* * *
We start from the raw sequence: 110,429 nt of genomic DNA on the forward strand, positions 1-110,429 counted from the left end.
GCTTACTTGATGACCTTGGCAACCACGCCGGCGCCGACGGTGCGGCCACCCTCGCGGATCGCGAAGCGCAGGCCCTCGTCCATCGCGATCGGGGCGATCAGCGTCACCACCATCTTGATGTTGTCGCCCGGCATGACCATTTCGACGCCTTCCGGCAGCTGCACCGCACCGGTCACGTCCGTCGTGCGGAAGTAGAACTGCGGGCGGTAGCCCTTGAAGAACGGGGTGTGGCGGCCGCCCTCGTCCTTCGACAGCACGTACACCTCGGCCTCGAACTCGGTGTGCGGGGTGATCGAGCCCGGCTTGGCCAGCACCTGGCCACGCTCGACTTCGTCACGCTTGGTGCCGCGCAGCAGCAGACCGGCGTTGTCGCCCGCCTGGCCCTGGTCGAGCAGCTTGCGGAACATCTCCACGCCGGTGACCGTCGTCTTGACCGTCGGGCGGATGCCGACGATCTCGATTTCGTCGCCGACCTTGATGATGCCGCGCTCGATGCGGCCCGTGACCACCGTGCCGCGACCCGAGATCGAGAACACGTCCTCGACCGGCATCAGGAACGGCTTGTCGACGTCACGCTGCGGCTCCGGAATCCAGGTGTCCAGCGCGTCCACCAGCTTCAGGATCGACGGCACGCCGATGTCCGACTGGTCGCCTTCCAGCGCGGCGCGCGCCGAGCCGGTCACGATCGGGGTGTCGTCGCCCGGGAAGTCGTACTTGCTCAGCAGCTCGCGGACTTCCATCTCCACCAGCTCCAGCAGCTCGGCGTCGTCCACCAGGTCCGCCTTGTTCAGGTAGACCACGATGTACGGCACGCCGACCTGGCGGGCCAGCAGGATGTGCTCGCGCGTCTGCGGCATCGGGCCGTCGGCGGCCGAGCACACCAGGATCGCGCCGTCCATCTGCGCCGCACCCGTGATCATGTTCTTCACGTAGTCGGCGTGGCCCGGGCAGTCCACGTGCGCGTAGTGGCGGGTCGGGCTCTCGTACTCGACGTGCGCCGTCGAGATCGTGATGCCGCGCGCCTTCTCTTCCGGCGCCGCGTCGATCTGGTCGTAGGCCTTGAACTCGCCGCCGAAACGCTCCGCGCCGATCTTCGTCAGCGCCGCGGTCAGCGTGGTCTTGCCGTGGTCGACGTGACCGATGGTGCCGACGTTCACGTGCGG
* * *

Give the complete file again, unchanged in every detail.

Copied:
We start from the raw sequence: 110,429 nt of genomic DNA on the forward strand, positions 1-110,429 counted from the left end.
GCTTACTTGATGACCTTGGCAACCACGCCGGCGCCGACGGTGCGGCCACCCTCGCGGATCGCGAAGCGCAGGCCCTCGTCCATCGCGATCGGGGCGATCAGCGTCACCACCATCTTGATGTTGTCGCCCGGCATGACCATTTCGACGCCTTCCGGCAGCTGCACCGCACCGGTCACGTCCGTCGTGCGGAAGTAGAACTGCGGGCGGTAGCCCTTGAAGAACGGGGTGTGGCGGCCGCCCTCGTCCTTCGACAGCACGTACACCTCGGCCTCGAACTCGGTGTGCGGGGTGATCGAGCCCGGCTTGGCCAGCACCTGGCCACGCTCGACTTCGTCACGCTTGGTGCCGCGCAGCAGCAGACCGGCGTTGTCGCCCGCCTGGCCCTGGTCGAGCAGCTTGCGGAACATCTCCACGCCGGTGACCGTCGTCTTGACCGTCGGGCGGATGCCGACGATCTCGATTTCGTCGCCGACCTTGATGATGCCGCGCTCGATGCGGCCCGTGACCACCGTGCCGCGACCCGAGATCGAGAACACGTCCTCGACCGGCATCAGGAACGGCTTGTCGACGTCACGCTGCGGCTCCGGAATCCAGGTGTCCAGCGCGTCCACCAGCTTCAGGATCGACGGCACGCCGATGTCCGACTGGTCGCCTTCCAGCGCGGCGCGCGCCGAGCCGGTCACGATCGGGGTGTCGTCGCCCGGGAAGTCGTACTTGCTCAGCAGCTCGCGGACTTCCATCTCCACCAGCTCCAGCAGCTCGGCGTCGTCCACCAGGTCCGCCTTGTTCAGGTAGACCACGATGTACGGCACGCCGACCTGGCGGGCCAGCAGGATGTGCTCGCGCGTCTGCGGCATCGGGCCGTCGGCGGCCGAGCACACCAGGATCGCGCCGTCCATCTGCGCCGCACCCGTGATCATGTTCTTCACGTAGTCGGCGTGGCCCGGGCAGTCCACGTGCGCGTAGTGGCGGGTCGGGCTCTCGTACTCGACGTGCGCCGTCGAGATCGTGATGCCGCGCGCCTTCTCTTCCGGCGCCGCGTCGATCTGGTCGTAGGCCTTGAACTCGCCGCCGAAACGCTCCGCGCCGATCTTCGTCAGCGCCGCGGTCAGCGTGGTCTTGCCGTGGTCGACGTGACCGATGGTGCCGACGTTCACGTGCGG